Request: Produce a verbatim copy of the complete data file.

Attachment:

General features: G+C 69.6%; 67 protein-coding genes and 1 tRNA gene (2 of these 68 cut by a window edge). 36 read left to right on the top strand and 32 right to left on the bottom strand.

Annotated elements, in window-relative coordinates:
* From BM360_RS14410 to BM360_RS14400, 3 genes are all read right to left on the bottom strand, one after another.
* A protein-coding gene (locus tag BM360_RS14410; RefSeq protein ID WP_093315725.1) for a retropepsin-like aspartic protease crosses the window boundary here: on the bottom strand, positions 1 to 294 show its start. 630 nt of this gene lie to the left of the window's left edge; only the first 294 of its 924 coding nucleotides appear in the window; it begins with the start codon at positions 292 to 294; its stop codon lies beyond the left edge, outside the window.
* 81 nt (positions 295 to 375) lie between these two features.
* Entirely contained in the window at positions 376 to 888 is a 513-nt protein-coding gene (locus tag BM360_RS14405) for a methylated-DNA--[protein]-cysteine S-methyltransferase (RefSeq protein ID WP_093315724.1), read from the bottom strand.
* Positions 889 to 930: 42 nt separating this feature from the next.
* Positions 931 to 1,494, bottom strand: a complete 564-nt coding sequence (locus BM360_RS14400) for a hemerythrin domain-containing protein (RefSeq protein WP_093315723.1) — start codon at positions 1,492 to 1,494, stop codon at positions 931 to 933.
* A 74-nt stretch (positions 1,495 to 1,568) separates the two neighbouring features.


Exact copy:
General features: G+C 69.6%; 67 protein-coding genes and 1 tRNA gene (2 of these 68 cut by a window edge). 36 read left to right on the top strand and 32 right to left on the bottom strand.

Annotated elements, in window-relative coordinates:
* From BM360_RS14410 to BM360_RS14400, 3 genes are all read right to left on the bottom strand, one after another.
* A protein-coding gene (locus tag BM360_RS14410; RefSeq protein ID WP_093315725.1) for a retropepsin-like aspartic protease crosses the window boundary here: on the bottom strand, positions 1 to 294 show its start. 630 nt of this gene lie to the left of the window's left edge; only the first 294 of its 924 coding nucleotides appear in the window; it begins with the start codon at positions 292 to 294; its stop codon lies beyond the left edge, outside the window.
* 81 nt (positions 295 to 375) lie between these two features.
* Entirely contained in the window at positions 376 to 888 is a 513-nt protein-coding gene (locus tag BM360_RS14405) for a methylated-DNA--[protein]-cysteine S-methyltransferase (RefSeq protein ID WP_093315724.1), read from the bottom strand.
* Positions 889 to 930: 42 nt separating this feature from the next.
* Positions 931 to 1,494, bottom strand: a complete 564-nt coding sequence (locus BM360_RS14400) for a hemerythrin domain-containing protein (RefSeq protein WP_093315723.1) — start codon at positions 1,492 to 1,494, stop codon at positions 931 to 933.
* A 74-nt stretch (positions 1,495 to 1,568) separates the two neighbouring features.